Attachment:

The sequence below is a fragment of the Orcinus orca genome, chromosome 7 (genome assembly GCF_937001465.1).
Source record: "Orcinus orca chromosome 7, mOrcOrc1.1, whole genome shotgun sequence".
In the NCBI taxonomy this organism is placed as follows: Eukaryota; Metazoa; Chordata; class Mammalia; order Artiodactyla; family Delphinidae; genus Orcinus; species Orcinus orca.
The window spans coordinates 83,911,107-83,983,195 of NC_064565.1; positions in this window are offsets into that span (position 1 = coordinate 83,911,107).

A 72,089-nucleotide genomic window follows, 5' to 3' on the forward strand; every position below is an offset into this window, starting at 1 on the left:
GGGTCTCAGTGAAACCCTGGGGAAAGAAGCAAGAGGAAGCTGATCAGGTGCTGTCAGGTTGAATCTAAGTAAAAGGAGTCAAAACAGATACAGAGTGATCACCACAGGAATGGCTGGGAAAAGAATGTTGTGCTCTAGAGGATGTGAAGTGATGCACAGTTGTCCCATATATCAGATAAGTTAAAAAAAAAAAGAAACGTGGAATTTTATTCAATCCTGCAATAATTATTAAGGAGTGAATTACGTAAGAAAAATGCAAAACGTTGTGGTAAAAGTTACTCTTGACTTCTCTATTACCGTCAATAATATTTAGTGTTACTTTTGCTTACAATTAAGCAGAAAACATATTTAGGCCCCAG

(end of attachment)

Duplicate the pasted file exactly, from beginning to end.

The sequence below is a fragment of the Orcinus orca genome, chromosome 7 (genome assembly GCF_937001465.1).
Source record: "Orcinus orca chromosome 7, mOrcOrc1.1, whole genome shotgun sequence".
In the NCBI taxonomy this organism is placed as follows: Eukaryota; Metazoa; Chordata; class Mammalia; order Artiodactyla; family Delphinidae; genus Orcinus; species Orcinus orca.
The window spans coordinates 83,911,107-83,983,195 of NC_064565.1; positions in this window are offsets into that span (position 1 = coordinate 83,911,107).

A 72,089-nucleotide genomic window follows, 5' to 3' on the forward strand; every position below is an offset into this window, starting at 1 on the left:
GGGTCTCAGTGAAACCCTGGGGAAAGAAGCAAGAGGAAGCTGATCAGGTGCTGTCAGGTTGAATCTAAGTAAAAGGAGTCAAAACAGATACAGAGTGATCACCACAGGAATGGCTGGGAAAAGAATGTTGTGCTCTAGAGGATGTGAAGTGATGCACAGTTGTCCCATATATCAGATAAGTTAAAAAAAAAAAGAAACGTGGAATTTTATTCAATCCTGCAATAATTATTAAGGAGTGAATTACGTAAGAAAAATGCAAAACGTTGTGGTAAAAGTTACTCTTGACTTCTCTATTACCGTCAATAATATTTAGTGTTACTTTTGCTTACAATTAAGCAGAAAACATATTTAGGCCCCAG